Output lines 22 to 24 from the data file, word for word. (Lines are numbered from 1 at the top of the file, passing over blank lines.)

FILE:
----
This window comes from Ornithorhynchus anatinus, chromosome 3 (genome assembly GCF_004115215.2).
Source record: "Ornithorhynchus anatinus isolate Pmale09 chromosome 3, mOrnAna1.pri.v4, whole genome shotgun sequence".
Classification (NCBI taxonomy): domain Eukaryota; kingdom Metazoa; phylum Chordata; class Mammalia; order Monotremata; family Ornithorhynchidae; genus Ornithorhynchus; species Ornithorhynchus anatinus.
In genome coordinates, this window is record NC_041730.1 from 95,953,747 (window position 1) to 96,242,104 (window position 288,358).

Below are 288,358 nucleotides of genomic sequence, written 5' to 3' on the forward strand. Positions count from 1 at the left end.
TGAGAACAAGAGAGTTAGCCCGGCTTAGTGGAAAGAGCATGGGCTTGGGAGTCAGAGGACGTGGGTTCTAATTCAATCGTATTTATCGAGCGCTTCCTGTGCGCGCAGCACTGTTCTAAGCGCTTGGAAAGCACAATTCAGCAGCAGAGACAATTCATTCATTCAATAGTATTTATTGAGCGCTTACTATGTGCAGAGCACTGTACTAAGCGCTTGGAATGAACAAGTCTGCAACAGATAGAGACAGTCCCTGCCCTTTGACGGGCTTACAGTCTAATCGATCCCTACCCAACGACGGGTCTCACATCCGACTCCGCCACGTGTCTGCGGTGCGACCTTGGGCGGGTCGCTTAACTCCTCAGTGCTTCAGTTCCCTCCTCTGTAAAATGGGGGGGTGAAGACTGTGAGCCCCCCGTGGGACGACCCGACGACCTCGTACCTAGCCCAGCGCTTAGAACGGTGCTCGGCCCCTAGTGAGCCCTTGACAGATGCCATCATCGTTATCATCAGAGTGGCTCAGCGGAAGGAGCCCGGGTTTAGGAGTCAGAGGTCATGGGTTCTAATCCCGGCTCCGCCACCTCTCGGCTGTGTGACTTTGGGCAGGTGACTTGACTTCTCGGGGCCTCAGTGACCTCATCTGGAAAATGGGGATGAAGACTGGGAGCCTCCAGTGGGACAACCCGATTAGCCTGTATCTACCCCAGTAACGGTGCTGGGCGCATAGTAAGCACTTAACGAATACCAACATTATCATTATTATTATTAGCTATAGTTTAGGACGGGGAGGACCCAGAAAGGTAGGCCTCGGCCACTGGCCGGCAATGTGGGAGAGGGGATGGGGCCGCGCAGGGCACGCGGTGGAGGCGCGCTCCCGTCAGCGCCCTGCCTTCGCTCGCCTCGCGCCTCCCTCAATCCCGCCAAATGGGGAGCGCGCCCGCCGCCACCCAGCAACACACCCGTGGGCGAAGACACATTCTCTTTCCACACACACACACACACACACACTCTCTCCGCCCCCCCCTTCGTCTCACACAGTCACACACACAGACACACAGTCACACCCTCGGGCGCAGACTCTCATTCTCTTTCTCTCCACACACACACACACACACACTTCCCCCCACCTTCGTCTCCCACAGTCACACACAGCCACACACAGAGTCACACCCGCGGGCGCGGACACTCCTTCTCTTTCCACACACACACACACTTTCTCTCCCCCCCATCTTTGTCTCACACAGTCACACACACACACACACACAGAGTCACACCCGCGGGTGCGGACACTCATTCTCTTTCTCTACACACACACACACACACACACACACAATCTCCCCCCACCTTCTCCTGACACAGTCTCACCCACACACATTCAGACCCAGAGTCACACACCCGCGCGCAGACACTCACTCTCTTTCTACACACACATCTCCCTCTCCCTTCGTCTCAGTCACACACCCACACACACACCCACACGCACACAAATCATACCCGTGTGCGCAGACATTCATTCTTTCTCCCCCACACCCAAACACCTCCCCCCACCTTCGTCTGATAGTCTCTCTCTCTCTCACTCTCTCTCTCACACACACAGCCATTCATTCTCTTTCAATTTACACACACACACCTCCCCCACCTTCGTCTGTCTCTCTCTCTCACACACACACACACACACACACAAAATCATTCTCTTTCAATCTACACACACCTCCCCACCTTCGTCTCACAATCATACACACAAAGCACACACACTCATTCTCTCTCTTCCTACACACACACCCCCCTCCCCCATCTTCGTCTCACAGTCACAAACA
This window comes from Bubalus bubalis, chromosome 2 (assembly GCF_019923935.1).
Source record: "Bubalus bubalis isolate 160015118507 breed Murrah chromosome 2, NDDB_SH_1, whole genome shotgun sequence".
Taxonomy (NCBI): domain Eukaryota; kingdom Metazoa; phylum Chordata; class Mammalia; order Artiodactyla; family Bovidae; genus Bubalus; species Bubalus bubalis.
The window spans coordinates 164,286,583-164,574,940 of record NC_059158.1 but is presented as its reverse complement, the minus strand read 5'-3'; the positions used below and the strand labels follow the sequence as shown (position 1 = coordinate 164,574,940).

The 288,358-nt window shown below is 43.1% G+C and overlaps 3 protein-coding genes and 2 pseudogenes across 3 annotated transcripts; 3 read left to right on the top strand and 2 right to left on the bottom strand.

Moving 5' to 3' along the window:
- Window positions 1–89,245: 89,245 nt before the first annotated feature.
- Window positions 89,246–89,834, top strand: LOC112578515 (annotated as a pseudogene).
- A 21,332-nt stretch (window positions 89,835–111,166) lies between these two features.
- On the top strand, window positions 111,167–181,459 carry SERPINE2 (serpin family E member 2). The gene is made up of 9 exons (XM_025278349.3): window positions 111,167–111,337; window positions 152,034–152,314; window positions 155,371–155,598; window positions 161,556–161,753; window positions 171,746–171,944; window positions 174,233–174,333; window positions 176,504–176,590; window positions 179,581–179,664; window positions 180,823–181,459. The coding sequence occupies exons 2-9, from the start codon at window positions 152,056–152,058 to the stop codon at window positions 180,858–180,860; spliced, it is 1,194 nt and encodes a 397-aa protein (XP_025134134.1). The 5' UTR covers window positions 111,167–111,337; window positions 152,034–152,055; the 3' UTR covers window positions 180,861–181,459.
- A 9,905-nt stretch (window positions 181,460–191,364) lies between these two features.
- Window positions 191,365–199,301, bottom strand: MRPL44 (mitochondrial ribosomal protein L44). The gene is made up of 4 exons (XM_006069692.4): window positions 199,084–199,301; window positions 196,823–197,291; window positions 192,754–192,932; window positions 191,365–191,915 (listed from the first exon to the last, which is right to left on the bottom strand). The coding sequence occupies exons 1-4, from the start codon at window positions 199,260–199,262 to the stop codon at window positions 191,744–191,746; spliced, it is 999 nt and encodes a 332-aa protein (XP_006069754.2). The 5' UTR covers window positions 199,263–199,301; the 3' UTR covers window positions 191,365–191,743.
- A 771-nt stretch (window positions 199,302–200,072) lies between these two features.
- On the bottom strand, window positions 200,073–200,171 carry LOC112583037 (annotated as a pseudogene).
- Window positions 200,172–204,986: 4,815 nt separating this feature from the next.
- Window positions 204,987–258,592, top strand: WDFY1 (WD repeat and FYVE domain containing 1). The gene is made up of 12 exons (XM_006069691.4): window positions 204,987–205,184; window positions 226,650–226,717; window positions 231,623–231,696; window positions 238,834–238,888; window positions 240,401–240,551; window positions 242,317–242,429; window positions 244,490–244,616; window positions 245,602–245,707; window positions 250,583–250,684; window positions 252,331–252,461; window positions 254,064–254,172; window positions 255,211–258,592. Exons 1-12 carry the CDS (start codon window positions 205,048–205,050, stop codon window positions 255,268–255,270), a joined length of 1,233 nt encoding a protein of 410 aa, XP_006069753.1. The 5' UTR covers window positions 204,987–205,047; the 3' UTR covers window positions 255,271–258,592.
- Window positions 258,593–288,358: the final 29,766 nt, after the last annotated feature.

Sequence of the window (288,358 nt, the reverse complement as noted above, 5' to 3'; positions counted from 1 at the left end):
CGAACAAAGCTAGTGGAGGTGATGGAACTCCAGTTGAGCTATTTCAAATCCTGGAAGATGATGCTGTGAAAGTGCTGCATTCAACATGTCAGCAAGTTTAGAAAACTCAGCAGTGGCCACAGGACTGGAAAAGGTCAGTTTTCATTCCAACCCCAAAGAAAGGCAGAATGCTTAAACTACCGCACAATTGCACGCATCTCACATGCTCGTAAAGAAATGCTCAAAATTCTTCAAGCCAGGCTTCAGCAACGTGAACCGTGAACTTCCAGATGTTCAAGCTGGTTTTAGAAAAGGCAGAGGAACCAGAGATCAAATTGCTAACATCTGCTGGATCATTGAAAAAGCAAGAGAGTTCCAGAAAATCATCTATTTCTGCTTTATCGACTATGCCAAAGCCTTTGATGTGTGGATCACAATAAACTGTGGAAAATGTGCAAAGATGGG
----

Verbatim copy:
- Window positions 204,987–258,592, top strand: WDFY1 (WD repeat and FYVE domain containing 1). The gene is made up of 12 exons (XM_006069691.4): window positions 204,987–205,184; window positions 226,650–226,717; window positions 231,623–231,696; window positions 238,834–238,888; window positions 240,401–240,551; window positions 242,317–242,429; window positions 244,490–244,616; window positions 245,602–245,707; window positions 250,583–250,684; window positions 252,331–252,461; window positions 254,064–254,172; window positions 255,211–258,592. Exons 1-12 carry the CDS (start codon window positions 205,048–205,050, stop codon window positions 255,268–255,270), a joined length of 1,233 nt encoding a protein of 410 aa, XP_006069753.1. The 5' UTR covers window positions 204,987–205,047; the 3' UTR covers window positions 255,271–258,592.
- Window positions 258,593–288,358: the final 29,766 nt, after the last annotated feature.

Sequence of the window (288,358 nt, the reverse complement as noted above, 5' to 3'; positions counted from 1 at the left end):